COP26 strives to save 1.5C warming goal

·4-min read

An overarching goal for the COP26 UN summit of "keeping alive" a 1.5C limit on global warming is in jeopardy, with deep splits about what would signal its demise.

Global average surface temperatures are already about 1.1C above pre-industrial times.

And climate scientists say they will almost inevitably "overshoot" 1.5C, the most ambitious goal set in the 2015 Paris Agreement, as planet-heating emissions rebound after a dip due to the COVID-19 pandemic.

Some nations, especially island states at risk of being swamped by rising seas, say reaching 1.5C - in any year - would be the death knell of the iconic goal.

Under the 2015 Paris Agreement, countries formally aimed to limit warming to "well below" 2C while "pursuing efforts" for 1.5C.

At-risk nations want far more action by major emitters, led by China and the United States, to shift away from fossil fuels towards adopting more renewable energy sources.

"Beyond 1.5 we cannot imagine a future. It is not a number for negotiation," said Satyendra Prasad, Fiji's ambassador to the United Nations.

Many vulnerable countries have campaigned for years with the slogan '1.5 to stay alive' but the world is slipping off track.

"Overshoot is very likely unavoidable," said Johan Rockstrom, director of the Germany-based Potsdam Institute for Climate Impact Research.

Deep cuts in emissions, mainly from burning fossil fuels - twinned with mass plantings of trees that soak up carbon, and novel technologies for extracting greenhouse gases from the atmosphere - could eventually turn down the global thermostat.

"We have this delicate dilemma that it's really important for policymakers to aim for 1.5 - but that does not mean that we lose the world's future at 1.6 or 1.7," Rockstrom said.

The earth might be able to tolerate a brief overshoot, he said, before irreversible changes set in, such as the meltdown of Antarctica's ice sheet or mass collapse of coral reefs.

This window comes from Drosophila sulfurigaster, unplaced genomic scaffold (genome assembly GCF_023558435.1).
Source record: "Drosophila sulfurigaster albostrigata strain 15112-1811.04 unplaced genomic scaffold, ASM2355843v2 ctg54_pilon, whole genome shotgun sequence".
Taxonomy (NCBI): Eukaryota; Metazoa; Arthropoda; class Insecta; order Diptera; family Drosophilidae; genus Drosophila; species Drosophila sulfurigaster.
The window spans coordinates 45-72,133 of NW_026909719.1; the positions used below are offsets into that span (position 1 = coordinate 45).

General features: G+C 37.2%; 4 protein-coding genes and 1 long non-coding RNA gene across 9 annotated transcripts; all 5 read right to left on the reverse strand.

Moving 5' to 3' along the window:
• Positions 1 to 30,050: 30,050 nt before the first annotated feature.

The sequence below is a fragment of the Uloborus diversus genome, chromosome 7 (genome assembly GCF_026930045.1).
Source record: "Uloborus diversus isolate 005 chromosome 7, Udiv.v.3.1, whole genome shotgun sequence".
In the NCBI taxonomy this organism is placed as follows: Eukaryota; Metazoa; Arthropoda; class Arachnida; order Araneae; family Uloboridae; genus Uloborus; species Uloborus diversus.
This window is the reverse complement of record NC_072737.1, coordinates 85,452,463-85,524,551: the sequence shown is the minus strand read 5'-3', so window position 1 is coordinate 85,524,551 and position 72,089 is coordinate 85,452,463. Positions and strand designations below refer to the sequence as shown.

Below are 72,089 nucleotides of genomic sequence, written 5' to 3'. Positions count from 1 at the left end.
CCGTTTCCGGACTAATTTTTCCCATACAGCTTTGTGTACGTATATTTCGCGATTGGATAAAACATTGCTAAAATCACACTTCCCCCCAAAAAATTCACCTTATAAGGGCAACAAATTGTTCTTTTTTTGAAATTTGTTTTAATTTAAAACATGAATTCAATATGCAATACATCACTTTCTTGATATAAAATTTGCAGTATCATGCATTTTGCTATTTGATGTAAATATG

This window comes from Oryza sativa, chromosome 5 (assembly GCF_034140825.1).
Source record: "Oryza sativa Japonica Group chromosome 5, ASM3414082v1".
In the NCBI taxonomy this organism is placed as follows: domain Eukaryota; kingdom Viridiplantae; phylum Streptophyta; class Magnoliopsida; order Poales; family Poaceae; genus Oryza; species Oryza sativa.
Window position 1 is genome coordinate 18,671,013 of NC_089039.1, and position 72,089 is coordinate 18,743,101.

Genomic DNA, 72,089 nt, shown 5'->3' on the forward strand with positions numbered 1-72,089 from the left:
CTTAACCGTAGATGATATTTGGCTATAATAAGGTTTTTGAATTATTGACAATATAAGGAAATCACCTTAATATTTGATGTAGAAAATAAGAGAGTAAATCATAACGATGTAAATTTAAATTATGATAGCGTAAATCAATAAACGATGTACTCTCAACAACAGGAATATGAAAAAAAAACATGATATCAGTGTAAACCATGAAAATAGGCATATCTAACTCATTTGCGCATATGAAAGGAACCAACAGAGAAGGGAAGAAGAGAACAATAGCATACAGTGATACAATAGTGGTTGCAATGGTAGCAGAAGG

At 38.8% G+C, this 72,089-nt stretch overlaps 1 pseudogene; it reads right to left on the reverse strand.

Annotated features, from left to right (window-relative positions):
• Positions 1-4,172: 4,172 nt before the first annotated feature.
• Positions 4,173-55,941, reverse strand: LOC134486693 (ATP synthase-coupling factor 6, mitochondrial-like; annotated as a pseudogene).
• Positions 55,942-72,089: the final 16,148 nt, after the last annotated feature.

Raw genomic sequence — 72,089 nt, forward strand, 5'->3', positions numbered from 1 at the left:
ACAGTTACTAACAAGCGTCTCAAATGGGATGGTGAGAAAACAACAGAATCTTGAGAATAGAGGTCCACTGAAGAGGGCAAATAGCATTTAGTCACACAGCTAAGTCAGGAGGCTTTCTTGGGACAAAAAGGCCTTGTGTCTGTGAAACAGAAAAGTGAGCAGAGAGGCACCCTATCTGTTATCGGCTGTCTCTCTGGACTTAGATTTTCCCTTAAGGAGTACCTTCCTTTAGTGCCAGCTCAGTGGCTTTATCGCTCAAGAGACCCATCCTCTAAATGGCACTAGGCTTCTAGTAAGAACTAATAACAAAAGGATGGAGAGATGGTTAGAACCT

"Every tenth of a degree matters," he said, adding people, especially the young, would have "every reason to be angry" if temperatures rise above 1.5C.

The main goal listed by host Britain for COP26 is to "secure global net zero by mid-century and keep 1.5 degrees within reach".

The UN's Intergovernmental Panel on Climate Change said in August the 1.5C goal is likely to be breached in the period 2021-2040, even with steep cuts in emissions.

At best, the 1.5C goal "is on life support - it's in the ICU", said Alden Meyer, of the E3G think-tank.

He said the lack of a clear definition may make it easier for Britain and other nations to claim success at the end of the COP26 summit, due to close on Friday, buoyed by pledges to phase out coal, cut methane emissions and halt deforestation, among others.

"The window is closing, but there is still time for us to act," said Alok Sharma, the British president of the talks, asked to define when the 1.5C goal might be considered dead.

Before the 2015 Paris climate conference, he noted one scientific projection showed the world was on track for a catastrophic 6C of warming. After pledges for emissions cuts in Paris, that fell to about 4C, he said.

And last week, the International Energy Agency said new commitments in recent days, such as by India to reach net-zero emissions by 2070, meant warming could be limited to 1.8C by 2100.

The IEA added a key caveat that the projection would require all national goals to be met "in full and on time", after years of failed promises.

The United Nations says emissions would have to fall 7.6 per cent a year this decade to get on track for the 1.5C goal.

Greenhouse gas emissions tumbled by 5.4 per cent in 2020 during lockdowns to curb the COVID-19 pandemic, close to the UN's recommended amount, but are on track to rebound by 4.9 per cent this year, according to the Global Carbon Project.

Some environmental groups say the idea of overshooting the 1.5C goal, and then reversing course, is a fantasy.

"People who are talking about overshoots and having more time aren't serious about 1.5," said Jennifer Morgan, executive director of Greenpeace International.

"Technologies that don't exist yet are not a way to keep it alive," she said.

But all agree the opportunity to keep the 1.5C target in sight is shrinking fast.

"Overshoot is not endless - probably 1.6, 1.7 maximum to get back down to 1.5 by the end of the century," said Niklas Hohne, founding partner of the NewClimate Institute.

"For me, 1.5 would be dead if we continue on this trajectory for another five years, maximum," he warned.

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